Author(s): Burke AP, Thomas RM, Elsayed AM, Sobin LH
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Abstract BACKGROUND: Carcinoid tumors of the gastrointestinal tract differ in their clinical and histopathologic features, depending on the site of origin. There are few clinicopathologic studies that specifically describe jejunoileal carcinoid tumors. METHODS: One hundred sixty-seven ileal and jejunal carcinoids were retrospectively studied with emphasis on clinical, pathologic, immunohistochemical, and prognostic features. RESULTS: The mean age of patients at the time of presentation was 62 +/- 12 years (range, 13-93 years). Eight patients had carcinoid syndrome (5\%) and 1 had Zollinger-Ellison syndrome. Twenty-six percent of tumors were multiple, and 77\% were transmurally invasive; 31\% had regional lymph node metastases only, and 32\% had liver or mesenteric metastases. Ninety-three percent of tumors had an insular growth pattern. Serotonin was expressed in 86\% of tumors (86 of 102), chromogranin in 92\%, and neuron specific enolase in 95\%. Twenty percent of tumors (10 of 51) expressed prostatic acid phosphatase; 96\% were argyrophil, and 98\% argentaffin. Of 80 cases with follow-up data (mean follow-up, 52 +/- 5 months), 21\% were dead of disease, 16\% were dead of other causes, 19\% were alive with disease, and 44\% had no evidence of disease at last follow-up. The 5-year Kaplan-Meier survival estimate for all cases was 58\%. By univariate analysis, survival was negatively correlated with distant metastases at the time of surgery (P = 0.002), mitotic rate (P = 0.01), tumor multiplicity (P = 0.01), the presence of carcinoid syndrome (P = 0.02), depth of invasion (P = 0.03), and female gender (P = 0.05); by multivariate analysis, survival was negatively associated with distant metastasis (P = 0.002), carcinoid syndrome (P = 0.01), and female gender (P = 0.03). CONCLUSIONS: Jejunoileal carcinoid tumors have a relatively high rate of transmural invasion and aggressive clinical behavior. They are usually insular and largely argentaffin, with a high rate of chromogranin and serotonin positivity. These features differentiate jejunoileal carcinoids from other gastrointestinal carcinoids.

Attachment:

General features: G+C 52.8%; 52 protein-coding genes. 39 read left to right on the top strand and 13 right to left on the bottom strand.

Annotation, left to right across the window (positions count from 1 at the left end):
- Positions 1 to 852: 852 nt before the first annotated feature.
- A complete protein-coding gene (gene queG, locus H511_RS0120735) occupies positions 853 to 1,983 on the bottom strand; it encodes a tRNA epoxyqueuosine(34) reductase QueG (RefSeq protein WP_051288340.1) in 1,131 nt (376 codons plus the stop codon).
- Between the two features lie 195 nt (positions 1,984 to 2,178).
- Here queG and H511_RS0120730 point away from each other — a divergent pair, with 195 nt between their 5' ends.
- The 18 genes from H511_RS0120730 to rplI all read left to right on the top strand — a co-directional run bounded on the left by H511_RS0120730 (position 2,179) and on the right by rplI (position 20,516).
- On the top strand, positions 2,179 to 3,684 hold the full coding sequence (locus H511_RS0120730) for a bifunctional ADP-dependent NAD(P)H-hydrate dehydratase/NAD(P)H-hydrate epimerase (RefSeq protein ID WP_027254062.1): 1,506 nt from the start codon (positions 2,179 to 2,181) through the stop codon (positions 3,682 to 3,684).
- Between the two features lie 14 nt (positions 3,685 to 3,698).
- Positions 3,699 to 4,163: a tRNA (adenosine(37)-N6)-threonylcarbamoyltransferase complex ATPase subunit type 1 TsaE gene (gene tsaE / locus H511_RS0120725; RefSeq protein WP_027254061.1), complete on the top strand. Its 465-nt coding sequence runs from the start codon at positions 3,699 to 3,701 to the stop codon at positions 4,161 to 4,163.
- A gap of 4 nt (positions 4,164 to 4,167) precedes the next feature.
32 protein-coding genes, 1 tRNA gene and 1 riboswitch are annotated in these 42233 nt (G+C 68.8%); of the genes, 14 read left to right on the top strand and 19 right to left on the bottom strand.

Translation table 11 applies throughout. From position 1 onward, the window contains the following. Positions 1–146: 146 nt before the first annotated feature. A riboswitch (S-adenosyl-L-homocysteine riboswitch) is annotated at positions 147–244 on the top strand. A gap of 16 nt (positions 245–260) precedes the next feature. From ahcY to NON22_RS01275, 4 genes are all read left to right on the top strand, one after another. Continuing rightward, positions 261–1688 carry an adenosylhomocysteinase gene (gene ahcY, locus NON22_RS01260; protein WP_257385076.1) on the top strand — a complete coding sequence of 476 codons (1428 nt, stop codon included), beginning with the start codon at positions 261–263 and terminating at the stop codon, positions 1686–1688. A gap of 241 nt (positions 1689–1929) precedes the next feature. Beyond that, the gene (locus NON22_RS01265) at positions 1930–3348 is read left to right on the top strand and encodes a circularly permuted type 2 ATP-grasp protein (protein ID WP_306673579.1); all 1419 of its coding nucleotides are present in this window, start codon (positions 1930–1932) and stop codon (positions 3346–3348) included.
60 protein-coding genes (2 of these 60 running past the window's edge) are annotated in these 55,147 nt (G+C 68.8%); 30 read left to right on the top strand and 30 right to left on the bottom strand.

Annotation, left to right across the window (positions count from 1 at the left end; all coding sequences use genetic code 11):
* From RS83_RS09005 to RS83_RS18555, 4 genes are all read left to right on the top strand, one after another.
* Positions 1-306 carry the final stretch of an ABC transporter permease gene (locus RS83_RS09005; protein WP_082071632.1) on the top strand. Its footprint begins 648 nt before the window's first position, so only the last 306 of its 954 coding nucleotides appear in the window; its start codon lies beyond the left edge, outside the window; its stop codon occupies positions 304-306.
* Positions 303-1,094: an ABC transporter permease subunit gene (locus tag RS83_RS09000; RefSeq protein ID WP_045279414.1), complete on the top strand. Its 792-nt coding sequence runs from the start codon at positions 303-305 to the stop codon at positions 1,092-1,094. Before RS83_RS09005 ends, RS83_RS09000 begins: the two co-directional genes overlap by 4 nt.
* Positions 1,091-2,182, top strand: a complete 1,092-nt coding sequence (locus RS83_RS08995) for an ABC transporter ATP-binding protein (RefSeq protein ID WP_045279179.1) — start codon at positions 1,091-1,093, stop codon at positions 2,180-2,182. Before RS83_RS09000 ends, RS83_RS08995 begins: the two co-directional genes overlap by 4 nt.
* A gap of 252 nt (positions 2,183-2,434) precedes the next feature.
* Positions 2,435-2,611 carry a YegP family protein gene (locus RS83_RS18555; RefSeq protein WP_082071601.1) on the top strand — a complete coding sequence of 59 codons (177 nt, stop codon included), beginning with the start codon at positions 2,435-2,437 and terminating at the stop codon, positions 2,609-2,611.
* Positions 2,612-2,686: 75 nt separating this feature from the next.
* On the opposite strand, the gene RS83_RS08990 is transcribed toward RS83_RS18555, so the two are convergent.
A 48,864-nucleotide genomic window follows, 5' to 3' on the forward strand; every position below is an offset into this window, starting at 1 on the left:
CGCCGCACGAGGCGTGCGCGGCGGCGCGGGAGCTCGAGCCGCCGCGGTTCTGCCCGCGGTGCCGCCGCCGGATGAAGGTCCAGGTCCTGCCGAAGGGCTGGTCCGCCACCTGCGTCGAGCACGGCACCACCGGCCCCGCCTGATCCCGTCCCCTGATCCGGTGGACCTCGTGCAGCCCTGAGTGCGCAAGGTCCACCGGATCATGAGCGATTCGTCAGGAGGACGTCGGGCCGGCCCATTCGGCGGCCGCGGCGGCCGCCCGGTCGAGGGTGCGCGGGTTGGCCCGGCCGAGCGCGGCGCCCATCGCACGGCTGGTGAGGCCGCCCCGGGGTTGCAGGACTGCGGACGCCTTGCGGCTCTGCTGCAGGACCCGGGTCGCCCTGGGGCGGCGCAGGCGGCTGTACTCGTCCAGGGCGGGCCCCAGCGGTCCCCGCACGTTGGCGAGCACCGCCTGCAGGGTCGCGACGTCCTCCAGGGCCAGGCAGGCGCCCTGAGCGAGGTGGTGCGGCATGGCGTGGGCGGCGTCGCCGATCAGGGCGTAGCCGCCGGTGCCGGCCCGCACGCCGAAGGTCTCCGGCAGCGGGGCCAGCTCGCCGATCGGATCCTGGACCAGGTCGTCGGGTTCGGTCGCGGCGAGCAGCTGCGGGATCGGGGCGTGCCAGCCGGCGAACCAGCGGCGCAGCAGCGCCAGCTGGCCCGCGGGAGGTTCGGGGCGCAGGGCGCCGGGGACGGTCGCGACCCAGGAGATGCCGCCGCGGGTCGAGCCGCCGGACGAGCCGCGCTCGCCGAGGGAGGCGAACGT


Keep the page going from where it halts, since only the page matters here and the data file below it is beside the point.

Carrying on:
This article was published in Cancer
and referenced in Journal of Gastrointestinal & Digestive System